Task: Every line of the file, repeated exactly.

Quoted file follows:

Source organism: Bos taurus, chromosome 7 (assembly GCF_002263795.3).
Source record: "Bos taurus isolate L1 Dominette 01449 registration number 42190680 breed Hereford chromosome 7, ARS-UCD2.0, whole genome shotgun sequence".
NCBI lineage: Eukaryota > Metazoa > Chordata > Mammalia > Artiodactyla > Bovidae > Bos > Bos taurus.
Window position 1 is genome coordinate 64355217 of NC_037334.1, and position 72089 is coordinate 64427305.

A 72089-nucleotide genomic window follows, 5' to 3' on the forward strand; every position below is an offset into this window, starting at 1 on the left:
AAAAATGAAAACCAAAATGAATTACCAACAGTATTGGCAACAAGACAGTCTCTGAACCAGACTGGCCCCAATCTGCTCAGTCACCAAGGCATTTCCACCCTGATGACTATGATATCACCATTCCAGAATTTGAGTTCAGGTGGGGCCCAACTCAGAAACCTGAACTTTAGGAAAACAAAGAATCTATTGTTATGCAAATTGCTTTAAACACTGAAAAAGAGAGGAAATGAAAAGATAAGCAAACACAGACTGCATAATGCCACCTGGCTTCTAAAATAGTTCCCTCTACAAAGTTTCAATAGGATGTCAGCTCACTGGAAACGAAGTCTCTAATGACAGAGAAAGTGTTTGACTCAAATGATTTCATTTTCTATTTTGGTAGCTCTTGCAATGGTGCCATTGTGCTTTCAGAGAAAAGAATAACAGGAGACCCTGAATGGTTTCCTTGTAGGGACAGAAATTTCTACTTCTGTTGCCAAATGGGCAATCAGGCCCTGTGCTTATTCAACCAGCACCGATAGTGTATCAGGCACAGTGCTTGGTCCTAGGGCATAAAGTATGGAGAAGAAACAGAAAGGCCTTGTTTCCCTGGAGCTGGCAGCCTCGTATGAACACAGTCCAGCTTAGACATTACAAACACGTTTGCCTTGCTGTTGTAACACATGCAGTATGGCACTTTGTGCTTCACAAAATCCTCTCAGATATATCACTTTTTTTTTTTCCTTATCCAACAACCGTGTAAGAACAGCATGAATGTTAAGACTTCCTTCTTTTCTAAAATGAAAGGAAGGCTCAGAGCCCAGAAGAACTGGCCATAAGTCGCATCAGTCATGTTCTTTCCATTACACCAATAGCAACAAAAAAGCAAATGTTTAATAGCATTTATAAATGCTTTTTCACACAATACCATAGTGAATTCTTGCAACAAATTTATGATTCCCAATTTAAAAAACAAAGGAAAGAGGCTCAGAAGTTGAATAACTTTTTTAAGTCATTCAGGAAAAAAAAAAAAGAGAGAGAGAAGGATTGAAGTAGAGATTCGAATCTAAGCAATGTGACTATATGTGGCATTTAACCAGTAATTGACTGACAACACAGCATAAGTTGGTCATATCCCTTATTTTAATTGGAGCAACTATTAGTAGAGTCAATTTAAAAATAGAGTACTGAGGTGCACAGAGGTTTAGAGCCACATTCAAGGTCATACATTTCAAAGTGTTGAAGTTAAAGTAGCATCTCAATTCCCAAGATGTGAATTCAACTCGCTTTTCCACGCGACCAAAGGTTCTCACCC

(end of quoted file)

Source organism: Bos taurus, chromosome 7 (assembly GCF_002263795.3).
Source record: "Bos taurus isolate L1 Dominette 01449 registration number 42190680 breed Hereford chromosome 7, ARS-UCD2.0, whole genome shotgun sequence".
NCBI lineage: Eukaryota > Metazoa > Chordata > Mammalia > Artiodactyla > Bovidae > Bos > Bos taurus.
Window position 1 is genome coordinate 64355217 of NC_037334.1, and position 72089 is coordinate 64427305.

A 72089-nucleotide genomic window follows, 5' to 3' on the forward strand; every position below is an offset into this window, starting at 1 on the left:
AAAAATGAAAACCAAAATGAATTACCAACAGTATTGGCAACAAGACAGTCTCTGAACCAGACTGGCCCCAATCTGCTCAGTCACCAAGGCATTTCCACCCTGATGACTATGATATCACCATTCCAGAATTTGAGTTCAGGTGGGGCCCAACTCAGAAACCTGAACTTTAGGAAAACAAAGAATCTATTGTTATGCAAATTGCTTTAAACACTGAAAAAGAGAGGAAATGAAAAGATAAGCAAACACAGACTGCATAATGCCACCTGGCTTCTAAAATAGTTCCCTCTACAAAGTTTCAATAGGATGTCAGCTCACTGGAAACGAAGTCTCTAATGACAGAGAAAGTGTTTGACTCAAATGATTTCATTTTCTATTTTGGTAGCTCTTGCAATGGTGCCATTGTGCTTTCAGAGAAAAGAATAACAGGAGACCCTGAATGGTTTCCTTGTAGGGACAGAAATTTCTACTTCTGTTGCCAAATGGGCAATCAGGCCCTGTGCTTATTCAACCAGCACCGATAGTGTATCAGGCACAGTGCTTGGTCCTAGGGCATAAAGTATGGAGAAGAAACAGAAAGGCCTTGTTTCCCTGGAGCTGGCAGCCTCGTATGAACACAGTCCAGCTTAGACATTACAAACACGTTTGCCTTGCTGTTGTAACACATGCAGTATGGCACTTTGTGCTTCACAAAATCCTCTCAGATATATCACTTTTTTTTTTTCCTTATCCAACAACCGTGTAAGAACAGCATGAATGTTAAGACTTCCTTCTTTTCTAAAATGAAAGGAAGGCTCAGAGCCCAGAAGAACTGGCCATAAGTCGCATCAGTCATGTTCTTTCCATTACACCAATAGCAACAAAAAAGCAAATGTTTAATAGCATTTATAAATGCTTTTTCACACAATACCATAGTGAATTCTTGCAACAAATTTATGATTCCCAATTTAAAAAACAAAGGAAAGAGGCTCAGAAGTTGAATAACTTTTTTAAGTCATTCAGGAAAAAAAAAAAAGAGAGAGAGAAGGATTGAAGTAGAGATTCGAATCTAAGCAATGTGACTATATGTGGCATTTAACCAGTAATTGACTGACAACACAGCATAAGTTGGTCATATCCCTTATTTTAATTGGAGCAACTATTAGTAGAGTCAATTTAAAAATAGAGTACTGAGGTGCACAGAGGTTTAGAGCCACATTCAAGGTCATACATTTCAAAGTGTTGAAGTTAAAGTAGCATCTCAATTCCCAAGATGTGAATTCAACTCGCTTTTCCACGCGACCAAAGGTTCTCACCC